When dense understories of remote rainforest are ripped apart for palm oil, life rafts are created for viruses to leave their natural quarantine and jump to a new abundant host. Rain forests have been eaten away by plantations for palm oil used in crackers, pizza dough, ice cream and lipstick. During the pre-palm oil boom of the 1980s, the planet was veiled in virgin rain forest. Today, the novel coronavirus is generating dramatic consequences for lives and livelihoods.

COVID-19 has thrust viable businesses and those with immense potential into distress. The welfare implications are weighty. One measure to limit the economic fall-out is to contain the large numbers of business and personal insolvencies that are expected to eventuate. Many countries have already made adjustments to their insolvency laws.

Governments, financial regulators and international organizations are responding to COVID-19 with a bundle of legal, commercial and fiscal measures. Germany, Spain, India, Singapore, Colombia, Portugal, Czech Republic, Russia, New Zealand, the United Kingdom, and the United States, have already implemented or proposed temporary changes to their insolvency frameworks.

Australia has introduced the Coronavirus Economic Response Package Omnibus Act 2020 which amends Australia’s two insolvency laws- the Bankruptcy Act 1966 and the Corporations Act 2001. The Omnibus Act amends the Bankruptcy Act to increase the threshold from A$5,000 to A$20,000 both for a bankruptcy notice being issued against a debtor, and for a creditor’s petition being presented to the court. Additionally, the time for a debtor to comply has been lengthened to six months. The amendments also allow for a stay period, that a debtor can obtain against creditor recovery action through a ‘declaration of intention to present a debtor’s petition’, to be increased.

Amendments to the Corporations Act increase the minimum debt threshold to commence liquidation proceedings by way of a ‘winding up demand,’ and the time required for a company to respond to a demand. One controversial change is to, in effect, ‘suspend’ the laws imposing liability on directors for insolvent trading under the Corporations Act by way of a new section that provides for – ‘Safe harbour’ or ‘temporary relief in response to the coronavirus.’ Holding company liability is similarly suspended. It follows that insolvency law should look at the survival of organizations, as well as their orderly liquidation.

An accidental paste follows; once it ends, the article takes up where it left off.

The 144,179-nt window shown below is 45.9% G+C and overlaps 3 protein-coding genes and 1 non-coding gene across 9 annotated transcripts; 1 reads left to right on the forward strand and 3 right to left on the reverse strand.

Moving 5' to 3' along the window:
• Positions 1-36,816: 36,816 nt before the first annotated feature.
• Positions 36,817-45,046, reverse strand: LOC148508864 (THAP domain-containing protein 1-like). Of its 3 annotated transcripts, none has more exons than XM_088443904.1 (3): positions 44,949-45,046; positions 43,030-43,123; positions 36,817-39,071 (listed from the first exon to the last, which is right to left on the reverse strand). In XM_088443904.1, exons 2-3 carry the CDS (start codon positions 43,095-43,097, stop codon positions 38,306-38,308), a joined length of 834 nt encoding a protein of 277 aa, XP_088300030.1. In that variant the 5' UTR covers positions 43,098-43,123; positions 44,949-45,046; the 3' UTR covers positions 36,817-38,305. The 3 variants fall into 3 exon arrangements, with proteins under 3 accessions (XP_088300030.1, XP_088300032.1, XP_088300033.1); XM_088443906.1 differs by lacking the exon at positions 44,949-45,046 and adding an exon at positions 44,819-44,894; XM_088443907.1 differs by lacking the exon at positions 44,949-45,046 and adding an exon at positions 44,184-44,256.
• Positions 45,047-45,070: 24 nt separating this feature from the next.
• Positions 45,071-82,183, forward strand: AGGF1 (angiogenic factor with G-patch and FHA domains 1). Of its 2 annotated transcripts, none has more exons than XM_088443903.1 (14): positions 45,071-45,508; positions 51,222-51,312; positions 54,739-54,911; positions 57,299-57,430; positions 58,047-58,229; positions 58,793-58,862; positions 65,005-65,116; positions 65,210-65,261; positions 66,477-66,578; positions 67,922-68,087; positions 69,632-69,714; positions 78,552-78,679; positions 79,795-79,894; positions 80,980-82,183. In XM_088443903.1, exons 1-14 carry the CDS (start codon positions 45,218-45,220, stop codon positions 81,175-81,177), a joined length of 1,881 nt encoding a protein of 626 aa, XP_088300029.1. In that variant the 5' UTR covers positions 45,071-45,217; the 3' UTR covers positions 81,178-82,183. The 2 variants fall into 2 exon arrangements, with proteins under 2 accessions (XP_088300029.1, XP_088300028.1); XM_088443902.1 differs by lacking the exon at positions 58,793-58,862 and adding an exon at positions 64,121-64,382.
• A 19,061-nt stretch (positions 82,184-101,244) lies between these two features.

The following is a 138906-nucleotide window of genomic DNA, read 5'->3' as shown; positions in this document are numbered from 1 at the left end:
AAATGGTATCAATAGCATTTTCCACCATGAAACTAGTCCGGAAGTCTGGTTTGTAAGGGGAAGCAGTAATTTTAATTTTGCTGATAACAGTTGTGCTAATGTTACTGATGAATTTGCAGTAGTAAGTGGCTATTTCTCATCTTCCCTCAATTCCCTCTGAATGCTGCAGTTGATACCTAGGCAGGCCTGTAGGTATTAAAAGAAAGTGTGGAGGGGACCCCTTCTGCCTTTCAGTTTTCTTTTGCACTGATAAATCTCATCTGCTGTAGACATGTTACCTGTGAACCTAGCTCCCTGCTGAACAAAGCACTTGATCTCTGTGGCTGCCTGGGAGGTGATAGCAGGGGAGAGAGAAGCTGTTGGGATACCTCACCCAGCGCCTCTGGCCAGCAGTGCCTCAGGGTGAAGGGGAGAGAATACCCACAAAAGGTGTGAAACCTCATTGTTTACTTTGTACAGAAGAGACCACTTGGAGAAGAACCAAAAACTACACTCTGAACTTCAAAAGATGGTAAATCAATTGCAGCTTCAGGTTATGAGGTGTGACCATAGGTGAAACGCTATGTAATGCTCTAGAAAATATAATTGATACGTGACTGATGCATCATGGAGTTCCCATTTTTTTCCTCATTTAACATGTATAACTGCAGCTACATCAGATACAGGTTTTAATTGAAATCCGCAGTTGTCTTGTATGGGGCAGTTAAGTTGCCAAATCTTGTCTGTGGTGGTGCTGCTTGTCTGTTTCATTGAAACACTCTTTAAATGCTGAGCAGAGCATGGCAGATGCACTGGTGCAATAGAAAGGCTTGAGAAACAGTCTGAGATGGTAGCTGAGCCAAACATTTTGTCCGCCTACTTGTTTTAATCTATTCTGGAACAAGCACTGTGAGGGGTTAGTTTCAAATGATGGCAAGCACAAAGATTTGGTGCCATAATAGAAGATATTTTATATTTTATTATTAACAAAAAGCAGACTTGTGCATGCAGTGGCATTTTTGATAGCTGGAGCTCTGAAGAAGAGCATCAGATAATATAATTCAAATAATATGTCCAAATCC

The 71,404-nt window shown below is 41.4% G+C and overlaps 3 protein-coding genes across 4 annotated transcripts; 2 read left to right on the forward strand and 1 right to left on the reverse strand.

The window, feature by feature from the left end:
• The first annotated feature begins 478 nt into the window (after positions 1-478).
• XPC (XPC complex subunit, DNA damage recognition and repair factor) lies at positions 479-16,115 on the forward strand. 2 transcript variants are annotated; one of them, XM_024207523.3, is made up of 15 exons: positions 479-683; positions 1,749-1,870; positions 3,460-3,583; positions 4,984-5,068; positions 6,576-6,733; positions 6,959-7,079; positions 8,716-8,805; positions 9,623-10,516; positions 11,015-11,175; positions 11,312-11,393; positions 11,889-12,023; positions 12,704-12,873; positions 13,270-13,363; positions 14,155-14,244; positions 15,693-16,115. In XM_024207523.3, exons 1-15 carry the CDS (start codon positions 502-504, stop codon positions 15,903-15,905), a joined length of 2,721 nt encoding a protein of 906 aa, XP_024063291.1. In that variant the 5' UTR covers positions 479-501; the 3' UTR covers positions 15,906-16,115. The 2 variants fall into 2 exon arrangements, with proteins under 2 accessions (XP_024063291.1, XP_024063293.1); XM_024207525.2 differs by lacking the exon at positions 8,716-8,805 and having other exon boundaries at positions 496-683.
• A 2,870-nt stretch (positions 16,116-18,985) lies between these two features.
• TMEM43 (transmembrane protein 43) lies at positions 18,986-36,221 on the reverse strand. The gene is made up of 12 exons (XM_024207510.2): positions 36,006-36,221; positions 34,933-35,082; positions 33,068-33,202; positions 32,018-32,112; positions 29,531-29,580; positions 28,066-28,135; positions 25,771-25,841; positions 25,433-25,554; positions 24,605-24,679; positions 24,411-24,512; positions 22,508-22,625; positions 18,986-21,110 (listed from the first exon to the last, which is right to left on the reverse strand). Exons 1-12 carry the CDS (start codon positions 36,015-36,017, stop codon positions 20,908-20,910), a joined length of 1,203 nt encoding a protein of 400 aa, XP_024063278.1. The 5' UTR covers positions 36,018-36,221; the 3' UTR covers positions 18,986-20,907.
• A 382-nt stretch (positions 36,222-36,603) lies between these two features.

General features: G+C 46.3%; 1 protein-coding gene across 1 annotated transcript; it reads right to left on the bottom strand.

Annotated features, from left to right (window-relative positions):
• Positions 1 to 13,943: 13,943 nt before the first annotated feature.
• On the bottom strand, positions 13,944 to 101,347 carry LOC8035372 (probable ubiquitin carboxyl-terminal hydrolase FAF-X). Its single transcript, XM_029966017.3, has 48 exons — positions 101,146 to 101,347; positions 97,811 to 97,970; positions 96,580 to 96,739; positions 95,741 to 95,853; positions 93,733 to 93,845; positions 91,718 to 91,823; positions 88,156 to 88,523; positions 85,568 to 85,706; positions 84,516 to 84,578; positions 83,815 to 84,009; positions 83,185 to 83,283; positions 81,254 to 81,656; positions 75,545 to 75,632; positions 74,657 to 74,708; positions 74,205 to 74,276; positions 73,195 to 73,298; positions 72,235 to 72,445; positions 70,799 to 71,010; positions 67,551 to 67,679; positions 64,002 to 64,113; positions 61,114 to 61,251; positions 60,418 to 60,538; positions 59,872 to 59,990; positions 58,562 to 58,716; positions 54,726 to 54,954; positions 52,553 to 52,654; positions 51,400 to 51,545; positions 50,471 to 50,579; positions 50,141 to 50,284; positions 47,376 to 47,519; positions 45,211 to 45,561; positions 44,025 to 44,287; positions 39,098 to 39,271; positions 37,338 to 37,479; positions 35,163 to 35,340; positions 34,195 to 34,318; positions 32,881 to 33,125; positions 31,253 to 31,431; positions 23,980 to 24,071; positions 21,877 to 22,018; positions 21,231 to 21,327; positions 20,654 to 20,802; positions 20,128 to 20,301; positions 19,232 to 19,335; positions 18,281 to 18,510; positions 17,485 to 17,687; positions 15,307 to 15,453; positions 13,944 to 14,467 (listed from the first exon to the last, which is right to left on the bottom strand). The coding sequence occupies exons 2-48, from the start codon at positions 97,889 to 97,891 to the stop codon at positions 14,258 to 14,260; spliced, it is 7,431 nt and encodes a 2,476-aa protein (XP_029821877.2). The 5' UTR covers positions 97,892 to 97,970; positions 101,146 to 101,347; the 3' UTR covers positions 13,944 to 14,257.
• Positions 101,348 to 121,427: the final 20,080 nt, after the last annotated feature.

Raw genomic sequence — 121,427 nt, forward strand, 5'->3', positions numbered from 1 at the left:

The role of insolvency law lies principally in reinforcing commercial morality and encouraging debt settlement. Once, the single objective of insolvency law was to maximize the collective return to creditors. Insolvency law was best seen as a ‘collectivized debt collection device’ and as a response to the ‘common pool’ problem created when diverse ‘co-owners’ assert rights against a common pool of assets. This incredulous creditor maximization approach bypasses the legitimate interests of many who are not defined as contract creditors such as suppliers, employees, their dependants and the community.

Contemporary revisions embrace Rawls’ difference principle mandating that persons in the worst-off positions in the context of financial distress should be protected over those occupying better–off positions. Persons in worse-off positions would be those relatively powerless to promote their aims, yet with the most to lose on the frustration of those aims.  To see insolvency as in essence the sale of assets for creditors, fails both to treat insolvency as a problem of business failure, and second to place value on assisting firms to stay in business.

Thus, it has been argued that to explain why the law might give companies breathing space or re-organize them in order to preserve jobs requires appreciation of non-economic values, such as moral, political, social and personal considerations in addition to purely economic ones. Insolvency must attempt to achieve such ends as distributing the consequences of financial failure amongst a wide range of actors; establishing priorities among creditors; protecting the interests of future claimants; offering opportunities for continuation, reorganization, rehabilitation; providing time for adjustments; serving the interests of those who are not technically creditors but who have an interest in the continuation of the business (employees with scant prospects of re-employment, customers, suppliers, neighbouring property owners and tax authorities whose prospective entitlements may be diminished); protecting the investing public, jobs, the public and community interest.

A troubled company can be seen not purely as a lost cause but as an organic enterprise with a degree of residual capability. Unlike mere property, a small business, whether in or out of bankruptcy, has potential. Rehabilitation of the firm is a legitimate factor to take on board in insolvency decision-making. Insolvency does and should recognize the interests of parties who lack formal legal rights in the pre-insolvency scenario, not least because those with formal legal rights never bear the complete costs of business failure.

Creditors suffer but others with no legal rights may also be prejudiced. It is insolvency law’s application to the turbulence of a pandemic, as distinct from the calm waters of pre-insolvency contracts, that justify the intrusion of a number of value judgements concerning relative priorities of various liabilities and the order in which groups of liabilities should be discharged. In the end, these measures can only serve to flatten the insolvency curve.